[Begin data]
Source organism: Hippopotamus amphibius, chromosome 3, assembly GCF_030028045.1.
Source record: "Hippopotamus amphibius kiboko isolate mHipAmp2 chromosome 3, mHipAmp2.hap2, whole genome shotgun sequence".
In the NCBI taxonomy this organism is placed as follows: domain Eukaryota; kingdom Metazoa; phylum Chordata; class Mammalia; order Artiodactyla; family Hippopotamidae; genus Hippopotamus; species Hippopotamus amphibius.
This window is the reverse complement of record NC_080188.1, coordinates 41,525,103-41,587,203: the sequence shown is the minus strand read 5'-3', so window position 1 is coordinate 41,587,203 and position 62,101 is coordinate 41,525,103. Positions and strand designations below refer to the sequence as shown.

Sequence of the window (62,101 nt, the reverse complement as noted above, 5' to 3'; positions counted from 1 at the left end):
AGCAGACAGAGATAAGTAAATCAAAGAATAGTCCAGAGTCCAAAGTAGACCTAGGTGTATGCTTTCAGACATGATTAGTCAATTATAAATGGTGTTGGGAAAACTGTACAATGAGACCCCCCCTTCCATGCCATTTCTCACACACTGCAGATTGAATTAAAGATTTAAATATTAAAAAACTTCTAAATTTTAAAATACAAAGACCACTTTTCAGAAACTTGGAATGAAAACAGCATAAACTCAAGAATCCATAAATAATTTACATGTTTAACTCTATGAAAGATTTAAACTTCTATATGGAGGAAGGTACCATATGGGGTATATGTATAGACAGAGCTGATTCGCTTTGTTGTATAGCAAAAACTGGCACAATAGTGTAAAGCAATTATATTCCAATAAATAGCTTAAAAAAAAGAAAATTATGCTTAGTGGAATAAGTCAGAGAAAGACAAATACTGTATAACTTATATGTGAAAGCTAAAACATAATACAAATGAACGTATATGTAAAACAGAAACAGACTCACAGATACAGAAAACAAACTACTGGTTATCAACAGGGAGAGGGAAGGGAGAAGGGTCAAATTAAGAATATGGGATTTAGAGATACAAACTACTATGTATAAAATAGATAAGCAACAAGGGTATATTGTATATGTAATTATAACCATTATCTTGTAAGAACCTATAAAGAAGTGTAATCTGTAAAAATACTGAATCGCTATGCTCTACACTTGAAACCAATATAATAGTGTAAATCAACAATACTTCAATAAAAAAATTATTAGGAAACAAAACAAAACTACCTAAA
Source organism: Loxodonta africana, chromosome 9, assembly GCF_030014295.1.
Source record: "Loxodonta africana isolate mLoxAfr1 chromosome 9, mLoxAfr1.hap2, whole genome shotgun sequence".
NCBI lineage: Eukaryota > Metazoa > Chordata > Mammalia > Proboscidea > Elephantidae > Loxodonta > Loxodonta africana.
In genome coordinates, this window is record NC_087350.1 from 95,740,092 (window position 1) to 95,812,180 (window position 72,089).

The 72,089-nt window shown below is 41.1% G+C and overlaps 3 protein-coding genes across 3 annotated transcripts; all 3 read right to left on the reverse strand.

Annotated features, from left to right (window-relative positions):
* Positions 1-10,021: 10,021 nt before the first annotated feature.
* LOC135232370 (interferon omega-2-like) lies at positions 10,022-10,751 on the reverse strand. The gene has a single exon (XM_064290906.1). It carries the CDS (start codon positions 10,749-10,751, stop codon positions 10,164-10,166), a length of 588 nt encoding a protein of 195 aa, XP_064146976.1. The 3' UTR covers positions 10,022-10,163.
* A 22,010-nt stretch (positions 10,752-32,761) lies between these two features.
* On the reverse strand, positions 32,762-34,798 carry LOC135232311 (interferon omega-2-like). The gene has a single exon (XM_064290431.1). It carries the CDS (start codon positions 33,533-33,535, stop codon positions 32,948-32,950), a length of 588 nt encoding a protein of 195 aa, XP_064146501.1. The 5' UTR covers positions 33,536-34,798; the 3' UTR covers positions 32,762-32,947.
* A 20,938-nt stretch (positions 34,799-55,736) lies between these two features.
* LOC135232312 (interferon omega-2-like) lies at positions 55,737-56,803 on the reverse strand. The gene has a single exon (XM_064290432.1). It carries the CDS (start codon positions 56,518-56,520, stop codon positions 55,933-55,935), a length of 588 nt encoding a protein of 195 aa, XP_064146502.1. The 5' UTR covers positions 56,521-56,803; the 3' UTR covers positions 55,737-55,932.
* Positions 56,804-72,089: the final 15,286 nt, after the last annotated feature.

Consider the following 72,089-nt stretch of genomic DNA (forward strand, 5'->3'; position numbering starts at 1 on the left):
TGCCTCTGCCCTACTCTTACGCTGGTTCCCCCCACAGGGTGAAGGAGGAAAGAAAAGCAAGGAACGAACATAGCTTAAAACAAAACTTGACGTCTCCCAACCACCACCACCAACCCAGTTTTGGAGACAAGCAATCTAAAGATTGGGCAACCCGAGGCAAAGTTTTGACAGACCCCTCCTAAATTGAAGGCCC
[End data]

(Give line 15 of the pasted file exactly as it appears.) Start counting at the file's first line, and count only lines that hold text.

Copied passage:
* A 22,010-nt stretch (positions 10,752-32,761) lies between these two features.